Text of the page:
One of the most interesting aspects of getting into the gospels is learning about the different interests of the various authors. Mark writes simply and succinctly. He seems particularly fascinated by Jesus' ministry to those who are demonically possessed. Luke's language is more technical. He focuses on the prayer life of Jesus. John writes the story of Jesus like a person who had preached those stories again and again, as indeed he had. Matthew sees Jesus as the new Moses.

 

Isn't it amazing that God chose four men to provide different perspectives on the life of Jesus in order to provide us the fullest possible picture?

 

For me one, of the most interesting examples of this is Luke's habit of contrasting religious men, who should "get it" but don't with simple women who shouldn't get it, but do. (We need to remember that women were generally looked down upon in the 1st century until the coming of Jesus, who brought them a new dignity.)

 

Zechariah said to the angel, "How can I know this will happen?"

 

The first example is in Luke chapter one. The first part of the story concerns Zechariah, the father of John the Baptist. (Lk. 1) He is elderly. He is a priest. When we first meet him, he is ministering in the Holy Place of the Temple, burning incense before the altar. There is only a single curtain between him and the Holy of Holies. (This curtain will be ripped in two as Jesus dies on the cross just thirty years later. Mat. 27:51) He is supposed to be alone there, but as Zechariah lights the incense, the angel Gabriel appears to him in the dim, smoky space. The angel tells him the good news concerning the birth of his son, John. A priest, in the Temple, hears a message from Gabriel himself and ... he disbelieves.

 

Mary responded, "I am the Lord's servant..."

 

Cut to Mary in the very next scene. She is a young girl, in an obscure village, engaged to an obscure craftsman. She is not in the Temple, but probably in her parents' humble home. How does she respond? She believes. "I am the Lord's slave," she says.

 

Zechariah was not willing to submit. Mary was. Score? Religious guys who should get it: 0. Simple girls who shouldn't: 1.

 

When the Pharisee who was the host saw what was happening and who the woman was, he said to himself, "This proves that Jesus is no prophet. If God had really sent him, he would know what kind of woman is touching him. She's a sinner!"

 

The next example, in chapter 7, concerns Simon, a Pharisee and a nameless "sinful woman." Simon has invited Jesus to his house for supper. But he neglected to provide Jesus water to wash his tired feet when he arrived. Perhaps because he was still not sure whose side Jesus was on, he neglected to greet him at the door with the customary kiss. Finally, he failed to provide Jesus with refreshing oil to anoint his head.

 

When the sinful woman arrived, she washed Jesus' feet with her tears, continuously kissed his feet and poured costly perfume on them. Simon did not love Jesus. The woman did. Religious men who should: 0 Simple women who shouldn't: 2.

 

While Jesus was in the Temple, he watched the rich people putting their gifts into the collection box. Then a poor widow came by and dropped in two pennies.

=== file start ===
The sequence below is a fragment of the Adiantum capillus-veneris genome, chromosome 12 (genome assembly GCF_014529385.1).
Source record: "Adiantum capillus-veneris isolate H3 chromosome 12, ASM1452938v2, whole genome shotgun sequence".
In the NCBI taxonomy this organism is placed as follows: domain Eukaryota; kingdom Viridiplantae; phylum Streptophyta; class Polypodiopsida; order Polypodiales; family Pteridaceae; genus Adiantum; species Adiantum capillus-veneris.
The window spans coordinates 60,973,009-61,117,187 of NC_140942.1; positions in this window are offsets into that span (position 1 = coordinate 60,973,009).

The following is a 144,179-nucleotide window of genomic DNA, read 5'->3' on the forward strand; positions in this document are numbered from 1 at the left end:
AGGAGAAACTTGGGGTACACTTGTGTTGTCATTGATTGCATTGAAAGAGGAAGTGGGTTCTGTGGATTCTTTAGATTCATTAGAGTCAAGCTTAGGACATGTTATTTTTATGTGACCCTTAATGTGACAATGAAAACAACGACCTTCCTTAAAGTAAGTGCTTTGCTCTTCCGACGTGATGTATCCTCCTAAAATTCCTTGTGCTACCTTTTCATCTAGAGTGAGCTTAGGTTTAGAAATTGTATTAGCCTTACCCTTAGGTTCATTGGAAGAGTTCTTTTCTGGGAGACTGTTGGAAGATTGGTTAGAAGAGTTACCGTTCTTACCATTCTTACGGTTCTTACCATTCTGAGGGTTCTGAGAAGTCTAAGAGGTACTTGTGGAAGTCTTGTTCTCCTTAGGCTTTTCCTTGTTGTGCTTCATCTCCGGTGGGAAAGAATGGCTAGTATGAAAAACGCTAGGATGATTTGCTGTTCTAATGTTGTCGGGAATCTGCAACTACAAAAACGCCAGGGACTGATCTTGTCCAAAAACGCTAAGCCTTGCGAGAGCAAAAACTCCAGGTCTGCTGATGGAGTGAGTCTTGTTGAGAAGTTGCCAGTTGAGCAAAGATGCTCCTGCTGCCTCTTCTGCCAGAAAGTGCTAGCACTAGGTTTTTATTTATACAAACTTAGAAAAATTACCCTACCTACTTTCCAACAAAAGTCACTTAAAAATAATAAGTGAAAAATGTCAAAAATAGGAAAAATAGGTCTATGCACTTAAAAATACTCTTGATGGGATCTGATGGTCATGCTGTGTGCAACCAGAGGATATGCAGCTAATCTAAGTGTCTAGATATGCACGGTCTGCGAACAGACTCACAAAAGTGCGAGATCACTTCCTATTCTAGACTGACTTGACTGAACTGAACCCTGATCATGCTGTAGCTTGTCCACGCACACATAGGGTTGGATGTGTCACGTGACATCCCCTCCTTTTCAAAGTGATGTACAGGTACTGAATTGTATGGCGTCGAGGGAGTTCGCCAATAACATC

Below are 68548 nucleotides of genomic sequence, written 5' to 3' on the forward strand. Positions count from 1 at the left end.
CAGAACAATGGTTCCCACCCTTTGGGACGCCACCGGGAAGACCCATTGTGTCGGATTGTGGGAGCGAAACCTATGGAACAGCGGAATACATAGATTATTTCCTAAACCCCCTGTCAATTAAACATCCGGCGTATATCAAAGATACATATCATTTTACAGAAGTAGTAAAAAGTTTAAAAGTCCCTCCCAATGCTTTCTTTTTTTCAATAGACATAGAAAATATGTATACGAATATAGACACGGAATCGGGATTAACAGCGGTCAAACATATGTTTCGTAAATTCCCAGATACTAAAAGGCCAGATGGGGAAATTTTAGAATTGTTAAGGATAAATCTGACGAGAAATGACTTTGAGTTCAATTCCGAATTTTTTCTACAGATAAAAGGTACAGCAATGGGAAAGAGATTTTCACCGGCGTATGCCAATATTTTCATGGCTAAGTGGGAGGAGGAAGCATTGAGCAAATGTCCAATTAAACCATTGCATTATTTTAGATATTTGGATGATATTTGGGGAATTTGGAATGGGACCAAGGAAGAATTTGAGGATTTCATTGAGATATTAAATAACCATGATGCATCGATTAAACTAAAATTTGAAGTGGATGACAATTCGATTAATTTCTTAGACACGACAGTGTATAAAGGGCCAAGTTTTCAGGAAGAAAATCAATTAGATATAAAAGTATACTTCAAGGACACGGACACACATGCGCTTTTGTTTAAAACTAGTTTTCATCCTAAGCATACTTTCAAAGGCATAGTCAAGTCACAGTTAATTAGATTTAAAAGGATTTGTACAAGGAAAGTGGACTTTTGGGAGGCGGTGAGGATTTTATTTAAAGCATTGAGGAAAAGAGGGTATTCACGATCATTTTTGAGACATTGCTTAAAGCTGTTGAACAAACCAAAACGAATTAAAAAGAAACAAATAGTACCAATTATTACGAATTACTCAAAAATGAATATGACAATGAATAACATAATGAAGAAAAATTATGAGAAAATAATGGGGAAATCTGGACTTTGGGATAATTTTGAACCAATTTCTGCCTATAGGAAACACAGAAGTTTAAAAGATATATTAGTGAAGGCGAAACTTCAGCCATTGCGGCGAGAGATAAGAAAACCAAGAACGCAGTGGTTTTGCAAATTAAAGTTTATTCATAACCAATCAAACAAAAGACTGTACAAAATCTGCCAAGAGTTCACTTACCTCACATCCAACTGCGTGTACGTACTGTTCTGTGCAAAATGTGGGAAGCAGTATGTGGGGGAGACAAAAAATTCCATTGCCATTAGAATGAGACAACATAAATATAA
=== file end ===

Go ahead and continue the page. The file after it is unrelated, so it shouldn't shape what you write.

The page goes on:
* In chapter 21, Jesus is observing the rich (men?) putting their offerings in the Temple treasury. At the same moment, a poor widow puts in two virtually worthless copper coins. It is important to note that she put in two coins, she might have kept one for herself, but she didn't. She was disturbingly, sacrificially generous. They were not. Wealthy, religious men: 0. Poor women: 3.

 

They told the apostles what had happened, but the story sounded like nonsense, so they didn't believe it.

 

* Finally, in chapter 24, we see that crucial group of witnesses that Luke simply refers to as "the women," returning with spices intending to anoint Jesus' dead body. At the empty tomb, they encounter two radiant angels who tell them the good news that Jesus is no longer there. He is risen! When they run back to tell the Eleven, the cowering men refuse to believe them. Luke the doctor uses the medical term for delirium to describe how the disciples regarded the women's message. The women believed. The disciples didn't. Men who should have gotten it: 0. Women who weren't supposed to have: 4.

 

What about you?

 

So what's the point? Are these passages there merely to give women another chance to beat up on us guys? I don't think so. Luke shows us several similar instances where both parties are male. (The Good Samaritan 10:25ff, The Rich Man and Lazarus 16:19ff. The Tax Collector and the Pharisee 18:9ff) Why else would he tell us these stories except to comfort those who are looked down upon as "clueless" and to deeply disturb people (male and female) who arrogantly think they "get it".

 

Who are you? Are you entrenched in the "fashionable" crowd where it is cool to disbelieve, to refuse to submit, to flaunt wealth? Or do you find yourself most often standing on the outside? Excluded? Looked down upon? In the end, according to Luke, which group truly "gets it" and which group doesn't?

 


From the Study is a monthly syndicated column by Michael Card. For more information about Michael Card, please
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